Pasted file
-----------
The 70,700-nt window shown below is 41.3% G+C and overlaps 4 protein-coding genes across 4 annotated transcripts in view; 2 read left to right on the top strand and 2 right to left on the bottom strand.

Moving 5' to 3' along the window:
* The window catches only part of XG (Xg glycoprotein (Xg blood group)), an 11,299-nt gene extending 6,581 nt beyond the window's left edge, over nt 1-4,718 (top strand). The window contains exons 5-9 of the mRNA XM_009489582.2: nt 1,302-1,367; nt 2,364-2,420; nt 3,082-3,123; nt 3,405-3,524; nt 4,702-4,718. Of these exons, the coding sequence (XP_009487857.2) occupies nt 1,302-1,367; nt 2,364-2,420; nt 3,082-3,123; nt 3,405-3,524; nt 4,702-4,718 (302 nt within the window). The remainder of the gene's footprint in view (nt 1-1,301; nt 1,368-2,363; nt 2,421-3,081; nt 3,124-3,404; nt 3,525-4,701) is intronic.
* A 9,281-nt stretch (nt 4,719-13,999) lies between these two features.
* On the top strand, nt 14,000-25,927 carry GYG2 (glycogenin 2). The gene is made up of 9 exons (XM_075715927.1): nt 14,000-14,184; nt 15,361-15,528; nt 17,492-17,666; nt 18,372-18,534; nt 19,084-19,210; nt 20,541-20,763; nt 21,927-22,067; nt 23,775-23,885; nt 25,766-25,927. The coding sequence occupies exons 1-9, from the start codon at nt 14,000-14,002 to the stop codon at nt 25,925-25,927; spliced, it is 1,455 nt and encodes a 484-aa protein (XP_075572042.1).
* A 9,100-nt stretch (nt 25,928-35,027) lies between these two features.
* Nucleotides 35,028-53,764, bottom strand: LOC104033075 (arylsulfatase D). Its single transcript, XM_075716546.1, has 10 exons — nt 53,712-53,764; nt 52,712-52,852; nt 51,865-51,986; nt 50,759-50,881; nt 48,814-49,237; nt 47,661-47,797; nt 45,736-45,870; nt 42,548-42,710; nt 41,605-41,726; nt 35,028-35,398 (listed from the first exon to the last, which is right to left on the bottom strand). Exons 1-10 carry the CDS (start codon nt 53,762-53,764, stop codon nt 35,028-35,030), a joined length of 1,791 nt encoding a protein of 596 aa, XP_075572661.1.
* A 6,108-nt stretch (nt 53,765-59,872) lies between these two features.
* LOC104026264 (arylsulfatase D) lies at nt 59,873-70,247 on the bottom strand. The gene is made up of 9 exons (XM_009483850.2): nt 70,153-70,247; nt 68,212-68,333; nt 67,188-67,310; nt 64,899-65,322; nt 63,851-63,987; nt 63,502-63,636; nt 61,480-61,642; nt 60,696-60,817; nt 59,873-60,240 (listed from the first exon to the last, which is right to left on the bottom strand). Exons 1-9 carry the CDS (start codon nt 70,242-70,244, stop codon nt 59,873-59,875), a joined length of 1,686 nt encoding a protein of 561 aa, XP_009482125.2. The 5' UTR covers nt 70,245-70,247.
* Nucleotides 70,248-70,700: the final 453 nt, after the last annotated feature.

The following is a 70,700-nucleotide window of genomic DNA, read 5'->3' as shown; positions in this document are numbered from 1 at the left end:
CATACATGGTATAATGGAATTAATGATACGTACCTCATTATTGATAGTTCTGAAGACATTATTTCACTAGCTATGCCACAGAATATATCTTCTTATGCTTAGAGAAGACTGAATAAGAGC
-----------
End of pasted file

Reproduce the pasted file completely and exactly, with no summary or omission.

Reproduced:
The 70,700-nt window shown below is 41.3% G+C and overlaps 4 protein-coding genes across 4 annotated transcripts in view; 2 read left to right on the top strand and 2 right to left on the bottom strand.

Moving 5' to 3' along the window:
* The window catches only part of XG (Xg glycoprotein (Xg blood group)), an 11,299-nt gene extending 6,581 nt beyond the window's left edge, over nt 1-4,718 (top strand). The window contains exons 5-9 of the mRNA XM_009489582.2: nt 1,302-1,367; nt 2,364-2,420; nt 3,082-3,123; nt 3,405-3,524; nt 4,702-4,718. Of these exons, the coding sequence (XP_009487857.2) occupies nt 1,302-1,367; nt 2,364-2,420; nt 3,082-3,123; nt 3,405-3,524; nt 4,702-4,718 (302 nt within the window). The remainder of the gene's footprint in view (nt 1-1,301; nt 1,368-2,363; nt 2,421-3,081; nt 3,124-3,404; nt 3,525-4,701) is intronic.
* A 9,281-nt stretch (nt 4,719-13,999) lies between these two features.
* On the top strand, nt 14,000-25,927 carry GYG2 (glycogenin 2). The gene is made up of 9 exons (XM_075715927.1): nt 14,000-14,184; nt 15,361-15,528; nt 17,492-17,666; nt 18,372-18,534; nt 19,084-19,210; nt 20,541-20,763; nt 21,927-22,067; nt 23,775-23,885; nt 25,766-25,927. The coding sequence occupies exons 1-9, from the start codon at nt 14,000-14,002 to the stop codon at nt 25,925-25,927; spliced, it is 1,455 nt and encodes a 484-aa protein (XP_075572042.1).
* A 9,100-nt stretch (nt 25,928-35,027) lies between these two features.
* Nucleotides 35,028-53,764, bottom strand: LOC104033075 (arylsulfatase D). Its single transcript, XM_075716546.1, has 10 exons — nt 53,712-53,764; nt 52,712-52,852; nt 51,865-51,986; nt 50,759-50,881; nt 48,814-49,237; nt 47,661-47,797; nt 45,736-45,870; nt 42,548-42,710; nt 41,605-41,726; nt 35,028-35,398 (listed from the first exon to the last, which is right to left on the bottom strand). Exons 1-10 carry the CDS (start codon nt 53,762-53,764, stop codon nt 35,028-35,030), a joined length of 1,791 nt encoding a protein of 596 aa, XP_075572661.1.
* A 6,108-nt stretch (nt 53,765-59,872) lies between these two features.
* LOC104026264 (arylsulfatase D) lies at nt 59,873-70,247 on the bottom strand. The gene is made up of 9 exons (XM_009483850.2): nt 70,153-70,247; nt 68,212-68,333; nt 67,188-67,310; nt 64,899-65,322; nt 63,851-63,987; nt 63,502-63,636; nt 61,480-61,642; nt 60,696-60,817; nt 59,873-60,240 (listed from the first exon to the last, which is right to left on the bottom strand). Exons 1-9 carry the CDS (start codon nt 70,242-70,244, stop codon nt 59,873-59,875), a joined length of 1,686 nt encoding a protein of 561 aa, XP_009482125.2. The 5' UTR covers nt 70,245-70,247.
* Nucleotides 70,248-70,700: the final 453 nt, after the last annotated feature.

The following is a 70,700-nucleotide window of genomic DNA, read 5'->3' as shown; positions in this document are numbered from 1 at the left end:
CATACATGGTATAATGGAATTAATGATACGTACCTCATTATTGATAGTTCTGAAGACATTATTTCACTAGCTATGCCACAGAATATATCTTCTTATGCTTAGAGAAGACTGAATAAGAGC